8 July 2012

Glad to be an Anglican - and why I can never be Roman

If you're not into theology, you might want to skip this post, because I suspect it might get a bit technical.

There are days when I am deeply grateful that I am an Anglican, and today was one such day. I went out to the monastery and was requested not to take communion because I am Anglican, and apparently it is against Roman Canon Law for an Anglican to receive communion in a RC church unless in case of dire need. This is kind of funny because I have received communion many times in RC churches - with the full knowledge of the priest that I am Anglican too. In fact, I can remember several times specifically asking the priest before the service if it was okay and them saying that they had no problem with it.

However, it also makes me quite cross. The table belongs to God, and in Anglican churches the communion table is open to any baptised person for whom it is meaningful. RCs often won't take communion in an Anglican church because they have doubts about its "validity" - meaning that they don't accept the ordination of our priests as canonical/catholic (catholic in the sense of universal). The crazy thing about that is when the Anglicans broke from Rome in the Reformation, all of the priests in it had already been ordained by Rome, so how they can say that we don't have valid orders I don't know! The apostolic succession was handed on from those first reformation bishops.... I looked into the canon law this evening and it appears that certain churches are always allowed to take communion in a RC church - including Eastern Orthodox - which strikes me as completely strange because the Eastern and Western churches split in 1054 in the Great Schism.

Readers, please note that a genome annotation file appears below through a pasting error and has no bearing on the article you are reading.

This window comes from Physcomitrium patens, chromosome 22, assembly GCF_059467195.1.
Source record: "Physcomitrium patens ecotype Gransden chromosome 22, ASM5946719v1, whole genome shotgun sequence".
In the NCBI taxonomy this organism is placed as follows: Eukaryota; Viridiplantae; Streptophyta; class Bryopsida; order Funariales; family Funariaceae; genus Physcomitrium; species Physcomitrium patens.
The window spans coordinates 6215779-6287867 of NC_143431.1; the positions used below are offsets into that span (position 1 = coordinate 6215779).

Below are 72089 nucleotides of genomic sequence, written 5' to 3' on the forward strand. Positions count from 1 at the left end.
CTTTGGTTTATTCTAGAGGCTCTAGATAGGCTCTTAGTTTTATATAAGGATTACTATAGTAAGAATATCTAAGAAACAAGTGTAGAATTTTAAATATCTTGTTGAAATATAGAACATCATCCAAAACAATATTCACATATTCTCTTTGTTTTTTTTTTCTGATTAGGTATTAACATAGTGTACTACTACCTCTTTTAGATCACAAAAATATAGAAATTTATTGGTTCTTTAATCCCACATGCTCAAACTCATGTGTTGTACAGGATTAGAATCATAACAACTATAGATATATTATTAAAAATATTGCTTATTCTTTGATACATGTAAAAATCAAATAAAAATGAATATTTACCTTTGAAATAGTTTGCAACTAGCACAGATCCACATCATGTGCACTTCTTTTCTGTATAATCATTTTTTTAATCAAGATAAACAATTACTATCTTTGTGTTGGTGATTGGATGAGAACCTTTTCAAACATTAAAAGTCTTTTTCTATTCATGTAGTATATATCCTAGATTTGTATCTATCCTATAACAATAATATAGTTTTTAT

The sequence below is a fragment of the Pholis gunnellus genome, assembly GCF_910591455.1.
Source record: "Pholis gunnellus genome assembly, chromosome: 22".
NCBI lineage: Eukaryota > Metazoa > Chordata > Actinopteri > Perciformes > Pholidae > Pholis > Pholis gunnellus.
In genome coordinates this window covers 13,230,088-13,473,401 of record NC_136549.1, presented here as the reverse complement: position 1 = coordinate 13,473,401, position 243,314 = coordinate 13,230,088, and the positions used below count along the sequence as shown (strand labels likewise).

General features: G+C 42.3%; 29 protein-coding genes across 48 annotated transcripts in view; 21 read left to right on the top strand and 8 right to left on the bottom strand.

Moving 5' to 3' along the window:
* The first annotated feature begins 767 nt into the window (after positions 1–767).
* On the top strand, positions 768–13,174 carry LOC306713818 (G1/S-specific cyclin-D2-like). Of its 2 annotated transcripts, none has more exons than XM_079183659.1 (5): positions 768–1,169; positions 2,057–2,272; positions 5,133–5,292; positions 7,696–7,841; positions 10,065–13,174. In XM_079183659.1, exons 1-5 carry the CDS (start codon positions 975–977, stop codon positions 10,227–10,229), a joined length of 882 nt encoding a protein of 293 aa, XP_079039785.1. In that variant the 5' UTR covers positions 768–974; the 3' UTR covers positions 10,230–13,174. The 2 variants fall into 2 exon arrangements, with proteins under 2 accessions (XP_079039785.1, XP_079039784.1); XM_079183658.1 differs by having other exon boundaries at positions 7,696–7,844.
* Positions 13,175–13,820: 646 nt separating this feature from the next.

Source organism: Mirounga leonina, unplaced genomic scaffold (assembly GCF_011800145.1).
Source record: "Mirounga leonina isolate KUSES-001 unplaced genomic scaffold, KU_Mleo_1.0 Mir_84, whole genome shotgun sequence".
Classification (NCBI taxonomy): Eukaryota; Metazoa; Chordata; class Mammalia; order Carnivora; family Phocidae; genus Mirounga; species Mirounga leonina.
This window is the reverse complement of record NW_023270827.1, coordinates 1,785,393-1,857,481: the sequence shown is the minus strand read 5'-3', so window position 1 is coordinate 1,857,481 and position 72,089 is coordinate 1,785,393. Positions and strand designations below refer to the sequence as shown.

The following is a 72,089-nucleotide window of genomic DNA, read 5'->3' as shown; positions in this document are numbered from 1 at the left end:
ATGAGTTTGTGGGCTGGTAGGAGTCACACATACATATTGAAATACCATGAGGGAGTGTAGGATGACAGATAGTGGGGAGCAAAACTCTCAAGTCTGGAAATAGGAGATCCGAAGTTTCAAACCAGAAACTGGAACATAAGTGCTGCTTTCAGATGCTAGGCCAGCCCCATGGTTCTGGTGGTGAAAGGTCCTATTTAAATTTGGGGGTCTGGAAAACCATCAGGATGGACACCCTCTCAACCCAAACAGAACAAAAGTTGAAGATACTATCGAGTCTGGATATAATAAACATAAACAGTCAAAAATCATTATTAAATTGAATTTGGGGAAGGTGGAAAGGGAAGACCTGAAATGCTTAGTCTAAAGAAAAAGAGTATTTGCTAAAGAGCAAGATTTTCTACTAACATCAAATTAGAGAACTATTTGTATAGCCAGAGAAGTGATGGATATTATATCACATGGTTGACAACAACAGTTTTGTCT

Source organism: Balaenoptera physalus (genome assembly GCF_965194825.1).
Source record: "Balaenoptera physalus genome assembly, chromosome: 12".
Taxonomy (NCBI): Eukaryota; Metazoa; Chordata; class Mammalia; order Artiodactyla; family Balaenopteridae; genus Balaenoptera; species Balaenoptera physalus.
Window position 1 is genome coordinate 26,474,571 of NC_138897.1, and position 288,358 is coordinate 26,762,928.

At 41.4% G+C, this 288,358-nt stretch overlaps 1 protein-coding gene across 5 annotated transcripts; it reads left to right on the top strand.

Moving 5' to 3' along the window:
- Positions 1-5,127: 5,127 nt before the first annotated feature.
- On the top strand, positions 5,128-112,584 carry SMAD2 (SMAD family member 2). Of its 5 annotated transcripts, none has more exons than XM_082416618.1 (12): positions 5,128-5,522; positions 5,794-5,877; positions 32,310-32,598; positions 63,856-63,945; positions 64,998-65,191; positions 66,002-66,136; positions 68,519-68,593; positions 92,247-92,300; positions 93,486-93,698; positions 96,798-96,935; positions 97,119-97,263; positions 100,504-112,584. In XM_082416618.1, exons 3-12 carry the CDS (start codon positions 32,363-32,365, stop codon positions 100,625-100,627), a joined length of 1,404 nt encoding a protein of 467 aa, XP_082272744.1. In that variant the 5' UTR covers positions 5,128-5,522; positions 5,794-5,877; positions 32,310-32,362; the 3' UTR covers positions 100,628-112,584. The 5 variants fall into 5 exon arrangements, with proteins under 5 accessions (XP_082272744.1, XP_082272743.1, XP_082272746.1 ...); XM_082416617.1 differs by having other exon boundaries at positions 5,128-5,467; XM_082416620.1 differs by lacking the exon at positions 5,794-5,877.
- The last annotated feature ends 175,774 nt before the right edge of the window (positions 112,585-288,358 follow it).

I was also quite cross because I am vowed as a Benedictine, exactly the same as the nuns in the monastery, and the sacrament is incredibly important to me. To sit in the church knowing that I couldn't take the sacrament was incredibly hard. I debated for a while whether I would request the blessing in place of the sacrament and in the end I did, but the whole service was spoilt for me.

If you have persevered to this point, you may be wondering why I am glad I'm Anglican when today it meant that I couldn't have communion. I'm glad I'm Anglican because we don't put barriers in front of God's table. It is God's table. If it is meaningful for you, you are welcome to gather with us. If you choose not to take the sacrament, that is your decision, but if you want to, we will never stop you. We won't stop children taking the sacrament as long as it is meaningful for them and they understand it (as much as they are able at their age). It's God's table, and who are we to stop people coming to it?


Anonymous said...

Had to reply here, I too am Anglican, and have explored Eastern Orthodoxy for some time now. Many sundays, attended, but denied Communion because "you're not Orthodox yet; you have to have training and time to truly understand the mysteries" - I felt like an outsider. Then, to my astonishment, something really bothered me - an infant, in her mothers' arms, being taken up to the front of the Church, and fed communion - couldn't even talk yet. I decided, yes, I wish to remain an outsider and stay Anglican.

Pachyderm said...

Dylan, thanks so much for your comment - sorry it took a while to appear (current post will explain why!)

I have explored Orthodoxy a little bit, but mostly through writings rather than experientially. It does bother me profoundly though that God's table is closed to those for whom it is deeply meaningful. Who are we to turn away "one of these little ones"?